Right-wing extremists are also making their way to Ukraine. When asked by rbb, the Federal Office for the Protection of the Constitution announced that it had information on the travel intentions of 46 people with extremist connections or connections to politically motivated crime (as of June 13th). So far, 25 people are known to have left Germany for Ukraine who have a link to extremism or politically motivated crime. Seven of these people are probably still in Ukraine.
The Berlin police are not aware of the fact that Björn C. could have had a connection to extremists, as they say. “There are no state security-related findings about him.” The Federal Criminal Police Office does not give rbb any information on personal data for “data protection reasons.” The Brandenburg Ministry of the Interior states: “According to the residents’ registration office, Mr. C.’s residential address is not registered in the state of Brandenburg. No further personal information can be given from here”.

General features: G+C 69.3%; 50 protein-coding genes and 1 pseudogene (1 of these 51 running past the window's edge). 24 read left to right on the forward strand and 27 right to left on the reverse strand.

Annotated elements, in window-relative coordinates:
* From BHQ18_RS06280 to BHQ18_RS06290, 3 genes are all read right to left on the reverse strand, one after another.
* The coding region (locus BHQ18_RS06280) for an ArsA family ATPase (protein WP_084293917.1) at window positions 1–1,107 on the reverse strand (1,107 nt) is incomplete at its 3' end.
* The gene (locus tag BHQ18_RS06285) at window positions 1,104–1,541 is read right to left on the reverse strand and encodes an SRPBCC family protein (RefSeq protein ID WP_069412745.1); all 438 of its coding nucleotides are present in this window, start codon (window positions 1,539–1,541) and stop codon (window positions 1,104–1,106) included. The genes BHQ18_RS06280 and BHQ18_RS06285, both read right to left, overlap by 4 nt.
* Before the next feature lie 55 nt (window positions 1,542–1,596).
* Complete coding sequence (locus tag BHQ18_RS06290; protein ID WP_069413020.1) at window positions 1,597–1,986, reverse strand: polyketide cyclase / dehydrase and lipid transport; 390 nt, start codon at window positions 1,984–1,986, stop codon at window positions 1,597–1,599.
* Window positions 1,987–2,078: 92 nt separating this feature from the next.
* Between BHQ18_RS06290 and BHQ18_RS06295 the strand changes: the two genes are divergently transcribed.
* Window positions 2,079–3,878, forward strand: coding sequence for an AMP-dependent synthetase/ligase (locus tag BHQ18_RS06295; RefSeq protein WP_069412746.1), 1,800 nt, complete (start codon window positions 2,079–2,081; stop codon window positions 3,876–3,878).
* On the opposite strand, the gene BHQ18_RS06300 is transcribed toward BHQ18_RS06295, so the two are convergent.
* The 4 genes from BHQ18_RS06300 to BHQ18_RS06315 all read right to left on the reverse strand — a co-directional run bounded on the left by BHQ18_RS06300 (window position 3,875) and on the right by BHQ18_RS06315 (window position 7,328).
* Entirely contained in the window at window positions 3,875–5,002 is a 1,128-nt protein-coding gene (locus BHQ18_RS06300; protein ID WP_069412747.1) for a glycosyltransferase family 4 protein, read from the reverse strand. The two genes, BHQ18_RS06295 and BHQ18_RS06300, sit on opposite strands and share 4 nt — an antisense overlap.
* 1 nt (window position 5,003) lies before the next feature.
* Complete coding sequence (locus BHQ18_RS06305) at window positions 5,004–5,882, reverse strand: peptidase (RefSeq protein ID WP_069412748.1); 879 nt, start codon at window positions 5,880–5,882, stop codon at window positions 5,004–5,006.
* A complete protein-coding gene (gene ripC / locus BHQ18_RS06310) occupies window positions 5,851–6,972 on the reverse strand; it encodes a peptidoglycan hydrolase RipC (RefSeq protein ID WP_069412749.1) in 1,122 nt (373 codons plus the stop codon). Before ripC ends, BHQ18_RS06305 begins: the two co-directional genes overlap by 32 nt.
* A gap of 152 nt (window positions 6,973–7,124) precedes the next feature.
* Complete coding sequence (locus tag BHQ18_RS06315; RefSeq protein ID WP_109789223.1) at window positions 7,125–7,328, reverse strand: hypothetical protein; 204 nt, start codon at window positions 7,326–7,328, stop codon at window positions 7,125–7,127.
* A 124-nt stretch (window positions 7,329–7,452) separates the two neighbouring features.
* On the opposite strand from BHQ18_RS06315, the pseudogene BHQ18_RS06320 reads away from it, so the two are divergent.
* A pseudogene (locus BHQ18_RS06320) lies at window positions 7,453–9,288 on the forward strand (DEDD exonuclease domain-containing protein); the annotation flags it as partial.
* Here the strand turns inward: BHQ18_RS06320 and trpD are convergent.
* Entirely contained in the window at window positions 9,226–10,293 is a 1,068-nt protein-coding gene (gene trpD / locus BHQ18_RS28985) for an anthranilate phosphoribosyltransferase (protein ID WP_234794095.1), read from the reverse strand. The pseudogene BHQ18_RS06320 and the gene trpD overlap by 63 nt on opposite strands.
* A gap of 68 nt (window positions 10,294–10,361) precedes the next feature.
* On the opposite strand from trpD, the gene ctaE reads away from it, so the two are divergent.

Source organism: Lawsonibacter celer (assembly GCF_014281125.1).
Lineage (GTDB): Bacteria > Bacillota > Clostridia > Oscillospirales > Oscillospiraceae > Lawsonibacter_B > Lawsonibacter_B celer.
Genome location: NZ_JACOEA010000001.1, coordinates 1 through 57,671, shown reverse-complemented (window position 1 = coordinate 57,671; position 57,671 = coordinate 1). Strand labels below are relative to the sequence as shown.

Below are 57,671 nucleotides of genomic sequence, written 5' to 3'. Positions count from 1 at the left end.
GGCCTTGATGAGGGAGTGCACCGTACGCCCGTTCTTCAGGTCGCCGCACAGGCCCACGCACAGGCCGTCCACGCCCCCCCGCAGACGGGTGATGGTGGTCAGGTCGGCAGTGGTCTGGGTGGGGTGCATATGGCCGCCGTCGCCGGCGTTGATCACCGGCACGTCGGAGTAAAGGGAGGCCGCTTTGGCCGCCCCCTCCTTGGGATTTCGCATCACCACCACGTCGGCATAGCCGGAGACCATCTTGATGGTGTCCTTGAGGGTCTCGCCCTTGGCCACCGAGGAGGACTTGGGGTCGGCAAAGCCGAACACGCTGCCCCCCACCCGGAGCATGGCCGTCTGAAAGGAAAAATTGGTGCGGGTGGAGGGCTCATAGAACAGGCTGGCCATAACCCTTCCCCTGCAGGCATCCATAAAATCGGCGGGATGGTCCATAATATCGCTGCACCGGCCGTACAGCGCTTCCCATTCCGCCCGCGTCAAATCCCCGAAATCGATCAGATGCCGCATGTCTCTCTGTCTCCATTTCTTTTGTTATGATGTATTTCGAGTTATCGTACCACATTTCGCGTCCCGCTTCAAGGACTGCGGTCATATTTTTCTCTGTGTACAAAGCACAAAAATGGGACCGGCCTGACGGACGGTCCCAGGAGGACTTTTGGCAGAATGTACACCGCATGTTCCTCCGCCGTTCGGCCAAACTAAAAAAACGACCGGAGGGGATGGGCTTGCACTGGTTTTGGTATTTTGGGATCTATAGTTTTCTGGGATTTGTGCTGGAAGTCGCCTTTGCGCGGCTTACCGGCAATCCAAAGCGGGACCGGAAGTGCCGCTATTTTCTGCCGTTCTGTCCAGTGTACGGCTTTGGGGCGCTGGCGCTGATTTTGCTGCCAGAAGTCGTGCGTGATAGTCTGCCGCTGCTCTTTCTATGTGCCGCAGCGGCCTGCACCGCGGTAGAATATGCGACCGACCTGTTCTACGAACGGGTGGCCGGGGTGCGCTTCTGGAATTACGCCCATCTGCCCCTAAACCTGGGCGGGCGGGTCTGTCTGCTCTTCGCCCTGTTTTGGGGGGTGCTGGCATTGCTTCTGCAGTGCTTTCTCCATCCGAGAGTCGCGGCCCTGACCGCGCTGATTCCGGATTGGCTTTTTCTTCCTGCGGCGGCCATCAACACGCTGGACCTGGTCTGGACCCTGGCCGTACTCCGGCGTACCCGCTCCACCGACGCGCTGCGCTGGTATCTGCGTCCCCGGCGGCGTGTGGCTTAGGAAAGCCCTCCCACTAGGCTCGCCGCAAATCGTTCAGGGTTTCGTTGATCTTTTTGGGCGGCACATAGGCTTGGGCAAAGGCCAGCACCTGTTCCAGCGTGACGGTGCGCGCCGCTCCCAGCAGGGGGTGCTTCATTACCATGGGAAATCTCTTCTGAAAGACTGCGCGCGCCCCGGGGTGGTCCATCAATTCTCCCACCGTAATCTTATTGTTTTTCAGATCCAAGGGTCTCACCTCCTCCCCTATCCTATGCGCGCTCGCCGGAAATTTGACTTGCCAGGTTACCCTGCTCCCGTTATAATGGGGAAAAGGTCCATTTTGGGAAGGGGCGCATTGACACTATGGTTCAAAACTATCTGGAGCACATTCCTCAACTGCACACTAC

A comrade is quoted in the “Bild am Sonntag”: “We were stationed in the east of Kharkiv.” The man, who is also said to be a European volunteer, described the situation as follows: “On May 31, we moved into our observation post there. I had the first shift, took a break, and then it was Björn’s turn.”
Repatriation of the body unclear
On June 4, 2022, the International Defense Legion of Ukraine (ILDU) announced on its website that four volunteers of the International Legion of Territorial Defense in Ukraine had been killed. However, the volunteer organization did not provide any information on when, where and under what circumstances they died. The names of the four men are mentioned there, including the name of Björn Benjamin C..
At the meeting in Potsdam, the family is still waiting for official notification, and it is also unclear whether the remains will be returned from Ukraine. “We have to comfort ourselves. I’m happy that he was happy,” says the grandmother. And makes her way home with her family.
Broadcast: rbb24 Brandenburg aktuell, June 16, 2022, 7:30 p.m
Note: Military expert Ralph D. Thiele revised his estimates downward after the text was published. We have changed the numbers in the text under the subheading “No German statistics count the volunteers” accordingly.